Most Ford EV drivers will get Tesla charge-port adapters for free
Ford provided an update on Wednesday on its plans to adopt the Tesla charge port for future EVs and to allow current and recent EV models to charge on the Tesla Supercharger network.
To the latter point, Ford revealed that the accessory adapters needed to get drivers of current and recent American Ford EVs on-network with Supercharging will be free.
Ford told Green Car Reports that more details will be provided closer to the adapter’s arrival, but it clarified that one adapter will be issued for each VIN—a statement likely verifying that the offer won’t only be limited to original owners, or to those who bought versus leased.
Ford Mustang Mach-E, F-150 Lightning getting CATL LFP batteries
Ford EVs from the 2021 through 2024 model years will be accommodated with the adapter, potentially covering all Ford Mustang Mach-E and F-150 Lightning models.
When we announced @Ford EVs would get access to @Tesla Superchargers, I said we’d send customers a Fast Charging Adapter. I’m pleased to confirm that eligible #MustangMachE & #F150Lightning owners in the U.S. + Canada can reserve a complimentary adapter starting soon.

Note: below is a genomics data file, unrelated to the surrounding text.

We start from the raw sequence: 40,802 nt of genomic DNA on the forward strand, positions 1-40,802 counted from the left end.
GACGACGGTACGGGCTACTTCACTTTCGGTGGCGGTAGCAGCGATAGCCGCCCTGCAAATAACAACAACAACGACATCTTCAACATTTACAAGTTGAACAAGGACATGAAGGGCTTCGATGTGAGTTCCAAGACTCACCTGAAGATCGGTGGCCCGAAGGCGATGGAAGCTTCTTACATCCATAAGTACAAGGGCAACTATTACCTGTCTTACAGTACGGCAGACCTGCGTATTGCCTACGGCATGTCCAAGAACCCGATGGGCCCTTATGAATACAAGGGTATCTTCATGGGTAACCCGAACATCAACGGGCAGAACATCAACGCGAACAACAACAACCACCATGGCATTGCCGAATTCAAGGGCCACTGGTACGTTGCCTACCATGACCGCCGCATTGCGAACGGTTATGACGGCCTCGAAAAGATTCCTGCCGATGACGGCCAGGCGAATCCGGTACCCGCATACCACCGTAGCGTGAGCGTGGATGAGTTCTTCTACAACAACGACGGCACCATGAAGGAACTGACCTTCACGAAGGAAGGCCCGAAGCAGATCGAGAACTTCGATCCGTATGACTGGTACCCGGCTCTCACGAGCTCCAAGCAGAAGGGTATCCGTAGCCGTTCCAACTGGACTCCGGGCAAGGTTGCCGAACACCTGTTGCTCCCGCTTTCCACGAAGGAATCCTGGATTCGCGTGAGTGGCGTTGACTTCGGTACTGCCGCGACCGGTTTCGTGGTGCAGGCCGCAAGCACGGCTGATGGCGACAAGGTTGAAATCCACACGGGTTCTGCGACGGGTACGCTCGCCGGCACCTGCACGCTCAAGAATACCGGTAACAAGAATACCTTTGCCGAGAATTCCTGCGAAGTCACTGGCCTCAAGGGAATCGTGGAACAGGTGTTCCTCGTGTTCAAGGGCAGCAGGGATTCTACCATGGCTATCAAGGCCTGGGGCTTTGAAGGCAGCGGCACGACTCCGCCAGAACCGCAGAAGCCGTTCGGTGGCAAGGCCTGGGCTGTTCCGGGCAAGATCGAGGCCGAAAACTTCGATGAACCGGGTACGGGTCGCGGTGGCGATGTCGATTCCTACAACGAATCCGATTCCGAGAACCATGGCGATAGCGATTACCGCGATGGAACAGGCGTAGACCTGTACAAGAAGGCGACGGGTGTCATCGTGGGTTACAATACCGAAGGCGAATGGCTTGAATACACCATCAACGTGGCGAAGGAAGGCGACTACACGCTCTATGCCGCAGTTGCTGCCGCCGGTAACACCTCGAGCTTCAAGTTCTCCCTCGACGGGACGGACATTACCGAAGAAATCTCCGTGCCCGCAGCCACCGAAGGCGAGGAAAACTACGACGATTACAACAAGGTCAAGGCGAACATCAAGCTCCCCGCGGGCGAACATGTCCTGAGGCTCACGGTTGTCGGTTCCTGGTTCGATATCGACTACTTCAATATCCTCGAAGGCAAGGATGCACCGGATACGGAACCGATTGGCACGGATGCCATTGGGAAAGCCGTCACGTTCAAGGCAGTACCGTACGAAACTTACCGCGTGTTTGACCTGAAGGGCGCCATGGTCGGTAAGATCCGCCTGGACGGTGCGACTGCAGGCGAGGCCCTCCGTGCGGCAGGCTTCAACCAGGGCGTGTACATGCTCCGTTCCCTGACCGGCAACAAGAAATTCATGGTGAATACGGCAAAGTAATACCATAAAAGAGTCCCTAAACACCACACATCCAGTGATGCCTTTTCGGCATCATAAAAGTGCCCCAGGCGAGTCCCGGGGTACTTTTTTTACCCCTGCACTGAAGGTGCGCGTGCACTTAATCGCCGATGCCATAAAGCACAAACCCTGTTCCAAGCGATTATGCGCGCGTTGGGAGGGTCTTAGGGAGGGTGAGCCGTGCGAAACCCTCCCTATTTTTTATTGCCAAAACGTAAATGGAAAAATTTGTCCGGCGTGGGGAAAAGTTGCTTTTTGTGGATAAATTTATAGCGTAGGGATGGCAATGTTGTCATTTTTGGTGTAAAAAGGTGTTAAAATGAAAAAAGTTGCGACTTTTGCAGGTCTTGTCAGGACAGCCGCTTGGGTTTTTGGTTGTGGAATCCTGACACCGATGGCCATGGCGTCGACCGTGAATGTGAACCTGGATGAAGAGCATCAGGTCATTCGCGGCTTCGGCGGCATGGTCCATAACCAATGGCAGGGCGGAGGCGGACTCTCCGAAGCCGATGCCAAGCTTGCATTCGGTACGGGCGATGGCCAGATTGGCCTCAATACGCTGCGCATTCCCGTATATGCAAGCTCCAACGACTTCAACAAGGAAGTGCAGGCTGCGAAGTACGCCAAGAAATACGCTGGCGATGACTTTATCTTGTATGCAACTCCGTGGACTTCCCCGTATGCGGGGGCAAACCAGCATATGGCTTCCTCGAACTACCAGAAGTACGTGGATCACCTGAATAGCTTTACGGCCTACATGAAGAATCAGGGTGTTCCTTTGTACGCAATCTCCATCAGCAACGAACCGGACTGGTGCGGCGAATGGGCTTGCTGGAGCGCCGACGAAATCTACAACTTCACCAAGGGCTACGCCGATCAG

This is… pic.twitter.com/QbGjEmsA3Y
— Jim Farley (@jimfarley98) January 31, 2024
Ford was the first major automaker to sign on to what’s subsequently been vetted as the North American Charging Standard (NACS). In a mic-drop announcement last May, Ford CEO Jim Farley and Tesla CEO Elon Musk together confirmed Ford’s plans to adopt the Tesla standard, starting an industry-wide shift in North America. By the end of 2023, the list of brands adopting the Tesla standard included all but Stellantis, Mazda, and Mitsubishi—and Mazda committed to it in January.
At that time, Ford also said that owners wouldn’t need to use the Tesla app to charge at Tesla Superchargers. Instead, by tapping into Tesla’s API, the Ford app (and in-dash interface) would provide access.
It’s also unclear as of yet whether future Ford EVs will be able to tap into the full 500 amps with this adapter, as Tesla’s Magic Dock adapter allowing CCS vehicles to be charged at some Supercharger locations is limited to 350 amps, or about 140 kw for a 400-volt EV.
Ford did suggest at the time of its original announcement that future models making the switch wouldn’t feature both charge-port designs. GM, which followed by a few weeks in its NACS announcement, also confirmed that its future EVs would offer a single combined charge port. In the immediate future, it means owners may need to get new charging hardware with the NACS connector and get used to the idea of using adapters.
Ford Mustang Mach-E at Tesla Supercharger
Ford at the time of its original announcement told GCR that future EVs with the NACS port would be able to charge at CCS connectors with an adapter—another detail yet to come, and something the automaker definitely included in its claimed 25% boost to the number of chargers on its aggregated Blue Oval Charging Network. Adding the Tesla Supercharger network will boost the number of listed compatible chargers to 106,000.
With Ford at the leading edge of this new wave of charging, expect many more announcements from other automakers, each with slightly different details, in coming weeks and months. Let’s hope the Supercharger stations are ready.